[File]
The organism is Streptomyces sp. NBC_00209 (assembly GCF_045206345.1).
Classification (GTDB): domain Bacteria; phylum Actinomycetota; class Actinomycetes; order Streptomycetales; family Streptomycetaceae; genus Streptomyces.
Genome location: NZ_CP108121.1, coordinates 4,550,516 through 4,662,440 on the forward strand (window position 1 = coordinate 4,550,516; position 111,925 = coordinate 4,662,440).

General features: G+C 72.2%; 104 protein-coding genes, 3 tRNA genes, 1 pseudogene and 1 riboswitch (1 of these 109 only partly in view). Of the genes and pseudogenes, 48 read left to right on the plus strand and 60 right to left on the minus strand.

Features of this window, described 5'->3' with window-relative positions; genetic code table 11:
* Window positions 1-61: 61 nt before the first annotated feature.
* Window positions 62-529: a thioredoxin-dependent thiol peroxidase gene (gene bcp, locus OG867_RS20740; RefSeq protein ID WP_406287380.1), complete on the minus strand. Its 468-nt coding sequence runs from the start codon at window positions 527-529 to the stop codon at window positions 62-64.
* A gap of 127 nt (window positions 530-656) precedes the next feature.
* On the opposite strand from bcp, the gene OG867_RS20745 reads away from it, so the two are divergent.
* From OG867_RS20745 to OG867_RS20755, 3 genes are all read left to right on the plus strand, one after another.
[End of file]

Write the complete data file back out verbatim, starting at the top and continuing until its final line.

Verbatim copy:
The organism is Streptomyces sp. NBC_00209 (assembly GCF_045206345.1).
Classification (GTDB): domain Bacteria; phylum Actinomycetota; class Actinomycetes; order Streptomycetales; family Streptomycetaceae; genus Streptomyces.
Genome location: NZ_CP108121.1, coordinates 4,550,516 through 4,662,440 on the forward strand (window position 1 = coordinate 4,550,516; position 111,925 = coordinate 4,662,440).

General features: G+C 72.2%; 104 protein-coding genes, 3 tRNA genes, 1 pseudogene and 1 riboswitch (1 of these 109 only partly in view). Of the genes and pseudogenes, 48 read left to right on the plus strand and 60 right to left on the minus strand.

Features of this window, described 5'->3' with window-relative positions; genetic code table 11:
* Window positions 1-61: 61 nt before the first annotated feature.
* Window positions 62-529: a thioredoxin-dependent thiol peroxidase gene (gene bcp, locus OG867_RS20740; RefSeq protein ID WP_406287380.1), complete on the minus strand. Its 468-nt coding sequence runs from the start codon at window positions 527-529 to the stop codon at window positions 62-64.
* A gap of 127 nt (window positions 530-656) precedes the next feature.
* On the opposite strand from bcp, the gene OG867_RS20745 reads away from it, so the two are divergent.
* From OG867_RS20745 to OG867_RS20755, 3 genes are all read left to right on the plus strand, one after another.